All the angels and souls in Hell are absolutely unable to sin in the least, by the prevenient grace of God. That is part of their punishment. When Satan is sent to Hell, he will be unable to hate, to blaspheme, to speak maliciously, to harm anyone unjustly. And the same is true for all the souls and devils in Hell.

The souls in Hell are not punished by devils; however, it is part of their suffering to have the company of devils as fellow prisoners in the prison of Hell.

The angels and souls in Hell are prevented from hating and blaspheming, and are preventing from all sin. But they are in a state of blasphemy, as they have rejected God utterly.

Are the few who are saved only the Catholics?

No! That claim is a heresy called Feeneyism.

Pope Saint John Paul II:

“The universality of salvation means that it is granted not only to those who explicitly believe in Christ and have entered the Church. Since salvation is offered to all, it must be made concretely available to all.” [Redemptoris Missio 10]

Persons can be saved if they “do not know the Church” and sometimes they can be saved if they “even outwardly reject her.” [All Salvation Comes through Christ, General Audience — May 31, 1995]

Non-Catholic Christians, non-Christian believers, and non-believers can all be saved, without converting, if their failure to convert is not an actual mortal sin (or if they repent of that sin), and if they enter the state of grace by a baptism of desire or blood, and then die in that state.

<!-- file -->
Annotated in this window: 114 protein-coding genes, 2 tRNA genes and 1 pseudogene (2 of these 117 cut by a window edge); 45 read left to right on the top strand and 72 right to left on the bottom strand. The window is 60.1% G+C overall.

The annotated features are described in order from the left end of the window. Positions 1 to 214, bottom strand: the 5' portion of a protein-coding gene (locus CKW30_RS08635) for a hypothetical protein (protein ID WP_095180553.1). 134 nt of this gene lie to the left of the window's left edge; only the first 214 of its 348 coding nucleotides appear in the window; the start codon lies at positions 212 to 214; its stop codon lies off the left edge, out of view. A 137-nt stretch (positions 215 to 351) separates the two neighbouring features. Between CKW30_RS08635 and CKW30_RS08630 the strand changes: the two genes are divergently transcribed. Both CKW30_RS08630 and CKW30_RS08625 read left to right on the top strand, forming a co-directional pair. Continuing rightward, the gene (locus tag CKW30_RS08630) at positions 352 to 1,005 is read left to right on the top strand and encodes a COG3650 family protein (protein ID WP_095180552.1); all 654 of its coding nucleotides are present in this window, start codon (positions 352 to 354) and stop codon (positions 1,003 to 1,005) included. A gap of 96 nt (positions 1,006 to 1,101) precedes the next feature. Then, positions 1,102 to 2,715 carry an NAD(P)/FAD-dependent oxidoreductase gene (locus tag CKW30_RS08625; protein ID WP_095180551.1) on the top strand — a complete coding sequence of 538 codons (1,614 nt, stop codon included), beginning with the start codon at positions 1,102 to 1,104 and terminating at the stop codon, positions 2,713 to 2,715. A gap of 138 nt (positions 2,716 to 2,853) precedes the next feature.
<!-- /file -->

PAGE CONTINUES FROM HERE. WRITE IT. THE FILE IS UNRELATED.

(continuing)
by
Ronald L. Conte Jr.
Roman Catholic theologian
* My books of theology
* My translation of the Bible
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4 Responses to Theological Q and A

  1. Sunimal Fernando says:

    Pray for us, from Sri Lanka.

  2. Ron Conte says:

    What is happening there? What can you tell us, Sunimal?

  3. BP says:

    Please compare very briefly your CPDV with the RSV 2nd CE.

    • Ron Conte says:

      CPDV: translated from the Latin. RSVCE2: translated from Greek and Hebrew.
      CPDV: a Catholic edition from beginning to end, every verse. RSVCE2: translated mostly by Protestants, later updated by Catholics.
      Both are not afraid to translated verses condemning “homosexuality”, rather than using vague terms. Both avoid inclusive language. CPDV is somewhat more literal than the RSVCE2, I think.
      CPDV: in the public domain, with no restrictions. RSVCE2 is copyrighted.